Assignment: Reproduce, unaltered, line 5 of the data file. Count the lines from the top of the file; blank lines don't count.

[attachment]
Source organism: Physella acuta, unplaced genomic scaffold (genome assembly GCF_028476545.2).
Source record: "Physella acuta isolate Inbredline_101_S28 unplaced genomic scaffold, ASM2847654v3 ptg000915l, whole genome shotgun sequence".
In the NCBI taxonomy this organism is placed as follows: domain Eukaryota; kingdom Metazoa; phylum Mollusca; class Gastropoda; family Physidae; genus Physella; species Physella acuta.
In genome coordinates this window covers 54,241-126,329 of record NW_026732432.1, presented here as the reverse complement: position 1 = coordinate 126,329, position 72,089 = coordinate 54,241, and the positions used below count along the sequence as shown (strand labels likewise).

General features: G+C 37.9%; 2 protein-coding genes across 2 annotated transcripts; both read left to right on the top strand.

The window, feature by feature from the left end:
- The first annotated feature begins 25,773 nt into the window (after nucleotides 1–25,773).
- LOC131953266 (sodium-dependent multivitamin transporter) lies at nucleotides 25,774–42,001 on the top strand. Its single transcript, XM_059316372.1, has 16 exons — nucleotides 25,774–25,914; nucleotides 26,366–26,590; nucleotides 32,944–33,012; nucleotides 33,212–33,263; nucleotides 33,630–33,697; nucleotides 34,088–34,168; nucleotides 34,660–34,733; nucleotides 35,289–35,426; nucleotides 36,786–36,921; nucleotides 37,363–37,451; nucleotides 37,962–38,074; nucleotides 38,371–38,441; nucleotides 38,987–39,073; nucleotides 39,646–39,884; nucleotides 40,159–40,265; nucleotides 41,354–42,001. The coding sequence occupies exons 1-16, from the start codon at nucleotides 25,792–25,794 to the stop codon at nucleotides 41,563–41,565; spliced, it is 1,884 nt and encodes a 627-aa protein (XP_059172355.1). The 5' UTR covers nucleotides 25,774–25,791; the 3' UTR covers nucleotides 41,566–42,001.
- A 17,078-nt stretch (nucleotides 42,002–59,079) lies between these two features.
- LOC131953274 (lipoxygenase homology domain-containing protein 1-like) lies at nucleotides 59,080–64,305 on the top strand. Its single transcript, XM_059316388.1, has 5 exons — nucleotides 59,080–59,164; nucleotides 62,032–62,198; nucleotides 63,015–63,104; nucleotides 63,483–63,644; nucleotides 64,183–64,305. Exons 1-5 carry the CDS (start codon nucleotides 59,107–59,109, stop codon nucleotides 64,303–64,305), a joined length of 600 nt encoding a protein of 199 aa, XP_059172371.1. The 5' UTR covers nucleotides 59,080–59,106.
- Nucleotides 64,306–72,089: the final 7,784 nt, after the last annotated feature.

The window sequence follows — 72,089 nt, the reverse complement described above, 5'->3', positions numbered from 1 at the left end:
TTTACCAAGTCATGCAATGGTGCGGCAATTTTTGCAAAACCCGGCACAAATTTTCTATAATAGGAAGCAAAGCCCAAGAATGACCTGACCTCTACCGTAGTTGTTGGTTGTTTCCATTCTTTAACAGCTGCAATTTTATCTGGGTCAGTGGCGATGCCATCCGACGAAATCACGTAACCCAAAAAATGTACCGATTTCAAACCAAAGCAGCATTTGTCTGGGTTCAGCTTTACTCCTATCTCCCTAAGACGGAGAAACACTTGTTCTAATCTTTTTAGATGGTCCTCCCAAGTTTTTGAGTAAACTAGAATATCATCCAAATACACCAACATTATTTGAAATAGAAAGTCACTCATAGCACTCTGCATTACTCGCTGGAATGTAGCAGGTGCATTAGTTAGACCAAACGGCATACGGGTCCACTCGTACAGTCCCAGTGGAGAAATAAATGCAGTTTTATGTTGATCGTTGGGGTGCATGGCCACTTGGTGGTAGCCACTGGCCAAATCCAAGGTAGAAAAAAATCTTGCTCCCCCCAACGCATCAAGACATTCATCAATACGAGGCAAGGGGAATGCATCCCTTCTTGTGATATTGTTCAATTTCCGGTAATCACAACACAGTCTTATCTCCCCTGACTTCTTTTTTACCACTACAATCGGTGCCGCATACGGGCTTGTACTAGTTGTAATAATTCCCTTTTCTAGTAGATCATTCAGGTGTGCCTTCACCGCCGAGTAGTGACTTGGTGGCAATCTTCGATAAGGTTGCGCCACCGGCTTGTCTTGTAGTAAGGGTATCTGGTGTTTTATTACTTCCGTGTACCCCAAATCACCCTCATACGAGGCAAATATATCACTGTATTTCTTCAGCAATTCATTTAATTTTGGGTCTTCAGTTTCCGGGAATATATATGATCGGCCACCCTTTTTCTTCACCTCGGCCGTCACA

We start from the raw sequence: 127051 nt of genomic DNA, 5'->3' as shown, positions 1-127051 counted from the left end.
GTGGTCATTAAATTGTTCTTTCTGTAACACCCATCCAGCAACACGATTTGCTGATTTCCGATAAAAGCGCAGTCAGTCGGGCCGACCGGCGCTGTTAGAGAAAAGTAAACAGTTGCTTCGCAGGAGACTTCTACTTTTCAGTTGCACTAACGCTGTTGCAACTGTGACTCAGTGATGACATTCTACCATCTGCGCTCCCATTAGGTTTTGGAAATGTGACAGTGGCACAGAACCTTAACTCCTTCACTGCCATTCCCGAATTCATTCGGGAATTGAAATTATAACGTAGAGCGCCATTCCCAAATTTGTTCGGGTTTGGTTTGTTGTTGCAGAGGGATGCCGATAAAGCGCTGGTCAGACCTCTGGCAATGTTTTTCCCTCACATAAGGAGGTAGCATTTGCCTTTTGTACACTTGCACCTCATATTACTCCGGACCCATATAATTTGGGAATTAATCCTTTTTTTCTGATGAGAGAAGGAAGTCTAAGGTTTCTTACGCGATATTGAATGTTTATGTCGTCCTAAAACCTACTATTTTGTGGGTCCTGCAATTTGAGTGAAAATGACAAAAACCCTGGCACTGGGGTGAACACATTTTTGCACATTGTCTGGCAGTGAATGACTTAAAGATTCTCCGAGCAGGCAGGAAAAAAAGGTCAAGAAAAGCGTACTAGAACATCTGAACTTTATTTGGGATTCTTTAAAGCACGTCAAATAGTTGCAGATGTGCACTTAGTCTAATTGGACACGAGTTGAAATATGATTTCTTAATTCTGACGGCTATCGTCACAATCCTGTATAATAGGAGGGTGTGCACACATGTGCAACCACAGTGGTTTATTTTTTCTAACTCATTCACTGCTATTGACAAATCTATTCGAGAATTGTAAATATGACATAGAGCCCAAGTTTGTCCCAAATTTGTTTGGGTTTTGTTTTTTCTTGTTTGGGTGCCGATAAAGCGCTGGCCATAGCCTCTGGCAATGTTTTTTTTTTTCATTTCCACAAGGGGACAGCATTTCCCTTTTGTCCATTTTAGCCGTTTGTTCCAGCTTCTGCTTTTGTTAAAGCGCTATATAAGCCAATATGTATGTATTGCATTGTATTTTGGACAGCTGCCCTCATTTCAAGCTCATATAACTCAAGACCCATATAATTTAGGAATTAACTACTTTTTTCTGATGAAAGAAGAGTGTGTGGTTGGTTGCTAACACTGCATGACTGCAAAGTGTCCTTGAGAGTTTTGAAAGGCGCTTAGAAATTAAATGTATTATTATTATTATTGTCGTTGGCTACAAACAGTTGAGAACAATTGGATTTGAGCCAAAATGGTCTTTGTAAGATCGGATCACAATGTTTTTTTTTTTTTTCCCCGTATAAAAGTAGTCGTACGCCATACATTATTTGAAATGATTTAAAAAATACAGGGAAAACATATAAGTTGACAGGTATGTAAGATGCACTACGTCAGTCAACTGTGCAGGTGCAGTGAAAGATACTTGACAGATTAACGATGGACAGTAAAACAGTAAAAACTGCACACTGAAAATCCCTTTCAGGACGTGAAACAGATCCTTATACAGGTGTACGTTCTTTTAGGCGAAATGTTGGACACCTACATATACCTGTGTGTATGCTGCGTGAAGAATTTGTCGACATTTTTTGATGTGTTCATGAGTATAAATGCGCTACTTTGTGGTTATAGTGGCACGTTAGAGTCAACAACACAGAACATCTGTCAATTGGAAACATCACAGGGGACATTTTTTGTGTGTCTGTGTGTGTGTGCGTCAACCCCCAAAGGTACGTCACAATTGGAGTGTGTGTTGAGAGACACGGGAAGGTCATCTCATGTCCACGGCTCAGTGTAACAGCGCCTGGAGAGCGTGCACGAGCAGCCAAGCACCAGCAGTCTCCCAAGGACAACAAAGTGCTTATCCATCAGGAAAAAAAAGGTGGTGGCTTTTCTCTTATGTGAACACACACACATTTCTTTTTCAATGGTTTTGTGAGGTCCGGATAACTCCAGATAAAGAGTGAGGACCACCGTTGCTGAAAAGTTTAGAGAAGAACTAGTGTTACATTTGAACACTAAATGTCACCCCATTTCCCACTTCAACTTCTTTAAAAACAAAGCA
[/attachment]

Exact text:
General features: G+C 37.9%; 2 protein-coding genes across 2 annotated transcripts; both read left to right on the top strand.